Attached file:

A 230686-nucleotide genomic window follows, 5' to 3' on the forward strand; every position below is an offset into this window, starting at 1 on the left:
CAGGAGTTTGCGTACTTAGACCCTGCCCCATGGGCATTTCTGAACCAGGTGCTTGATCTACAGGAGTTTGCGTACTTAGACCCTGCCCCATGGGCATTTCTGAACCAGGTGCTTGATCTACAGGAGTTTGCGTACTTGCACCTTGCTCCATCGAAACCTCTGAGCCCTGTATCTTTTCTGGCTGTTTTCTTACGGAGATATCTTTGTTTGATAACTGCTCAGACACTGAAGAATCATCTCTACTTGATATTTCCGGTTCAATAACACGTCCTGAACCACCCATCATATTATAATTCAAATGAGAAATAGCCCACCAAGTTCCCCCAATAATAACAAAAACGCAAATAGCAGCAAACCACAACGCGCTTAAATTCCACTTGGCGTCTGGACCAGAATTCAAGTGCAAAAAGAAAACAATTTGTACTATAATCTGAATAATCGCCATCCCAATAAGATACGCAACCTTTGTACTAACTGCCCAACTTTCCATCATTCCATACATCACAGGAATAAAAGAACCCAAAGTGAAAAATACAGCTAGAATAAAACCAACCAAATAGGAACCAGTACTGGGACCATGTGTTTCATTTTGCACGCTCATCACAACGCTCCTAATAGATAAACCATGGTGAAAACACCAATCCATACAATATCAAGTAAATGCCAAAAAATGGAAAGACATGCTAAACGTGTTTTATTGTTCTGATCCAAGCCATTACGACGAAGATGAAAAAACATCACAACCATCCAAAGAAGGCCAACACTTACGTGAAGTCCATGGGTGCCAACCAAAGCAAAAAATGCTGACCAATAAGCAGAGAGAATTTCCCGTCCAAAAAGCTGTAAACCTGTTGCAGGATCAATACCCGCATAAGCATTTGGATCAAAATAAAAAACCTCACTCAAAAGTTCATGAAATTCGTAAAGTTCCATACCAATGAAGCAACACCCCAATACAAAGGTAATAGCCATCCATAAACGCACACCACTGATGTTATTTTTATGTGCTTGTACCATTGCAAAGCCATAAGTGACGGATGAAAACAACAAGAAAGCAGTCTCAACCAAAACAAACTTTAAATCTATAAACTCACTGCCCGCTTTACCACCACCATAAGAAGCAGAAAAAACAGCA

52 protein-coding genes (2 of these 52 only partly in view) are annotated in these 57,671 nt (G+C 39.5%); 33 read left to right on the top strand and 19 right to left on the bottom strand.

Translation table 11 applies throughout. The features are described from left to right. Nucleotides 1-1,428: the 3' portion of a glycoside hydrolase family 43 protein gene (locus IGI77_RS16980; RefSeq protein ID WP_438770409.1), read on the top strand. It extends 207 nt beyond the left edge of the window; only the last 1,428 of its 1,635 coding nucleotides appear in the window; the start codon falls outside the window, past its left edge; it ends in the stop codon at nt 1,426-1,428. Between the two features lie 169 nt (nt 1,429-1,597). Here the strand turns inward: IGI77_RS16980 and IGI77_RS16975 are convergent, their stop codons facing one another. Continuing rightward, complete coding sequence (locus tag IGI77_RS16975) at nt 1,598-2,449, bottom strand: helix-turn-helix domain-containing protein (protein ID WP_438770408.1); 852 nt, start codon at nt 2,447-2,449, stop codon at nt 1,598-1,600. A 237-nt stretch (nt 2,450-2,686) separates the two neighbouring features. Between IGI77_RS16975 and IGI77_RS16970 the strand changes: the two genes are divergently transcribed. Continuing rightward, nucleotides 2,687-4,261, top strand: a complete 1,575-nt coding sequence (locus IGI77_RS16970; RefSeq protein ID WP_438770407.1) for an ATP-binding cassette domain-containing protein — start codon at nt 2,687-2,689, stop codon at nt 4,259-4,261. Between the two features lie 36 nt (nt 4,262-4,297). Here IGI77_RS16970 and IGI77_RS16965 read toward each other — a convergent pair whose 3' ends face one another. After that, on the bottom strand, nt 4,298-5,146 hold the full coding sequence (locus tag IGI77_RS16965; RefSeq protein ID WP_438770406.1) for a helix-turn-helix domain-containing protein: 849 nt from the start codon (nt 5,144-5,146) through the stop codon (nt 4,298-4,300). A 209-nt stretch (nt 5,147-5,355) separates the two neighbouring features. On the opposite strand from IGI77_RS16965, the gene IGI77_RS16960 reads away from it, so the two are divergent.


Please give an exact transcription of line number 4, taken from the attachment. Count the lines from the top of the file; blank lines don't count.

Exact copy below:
Translation table 11 applies throughout. The features are described from left to right. Nucleotides 1-1,428: the 3' portion of a glycoside hydrolase family 43 protein gene (locus IGI77_RS16980; RefSeq protein ID WP_438770409.1), read on the top strand. It extends 207 nt beyond the left edge of the window; only the last 1,428 of its 1,635 coding nucleotides appear in the window; the start codon falls outside the window, past its left edge; it ends in the stop codon at nt 1,426-1,428. Between the two features lie 169 nt (nt 1,429-1,597). Here the strand turns inward: IGI77_RS16980 and IGI77_RS16975 are convergent, their stop codons facing one another. Continuing rightward, complete coding sequence (locus tag IGI77_RS16975) at nt 1,598-2,449, bottom strand: helix-turn-helix domain-containing protein (protein ID WP_438770408.1); 852 nt, start codon at nt 2,447-2,449, stop codon at nt 1,598-1,600. A 237-nt stretch (nt 2,450-2,686) separates the two neighbouring features. Between IGI77_RS16975 and IGI77_RS16970 the strand changes: the two genes are divergently transcribed. Continuing rightward, nucleotides 2,687-4,261, top strand: a complete 1,575-nt coding sequence (locus IGI77_RS16970; RefSeq protein ID WP_438770407.1) for an ATP-binding cassette domain-containing protein — start codon at nt 2,687-2,689, stop codon at nt 4,259-4,261. Between the two features lie 36 nt (nt 4,262-4,297). Here IGI77_RS16970 and IGI77_RS16965 read toward each other — a convergent pair whose 3' ends face one another. After that, on the bottom strand, nt 4,298-5,146 hold the full coding sequence (locus tag IGI77_RS16965; RefSeq protein ID WP_438770406.1) for a helix-turn-helix domain-containing protein: 849 nt from the start codon (nt 5,144-5,146) through the stop codon (nt 4,298-4,300). A 209-nt stretch (nt 5,147-5,355) separates the two neighbouring features. On the opposite strand from IGI77_RS16965, the gene IGI77_RS16960 reads away from it, so the two are divergent.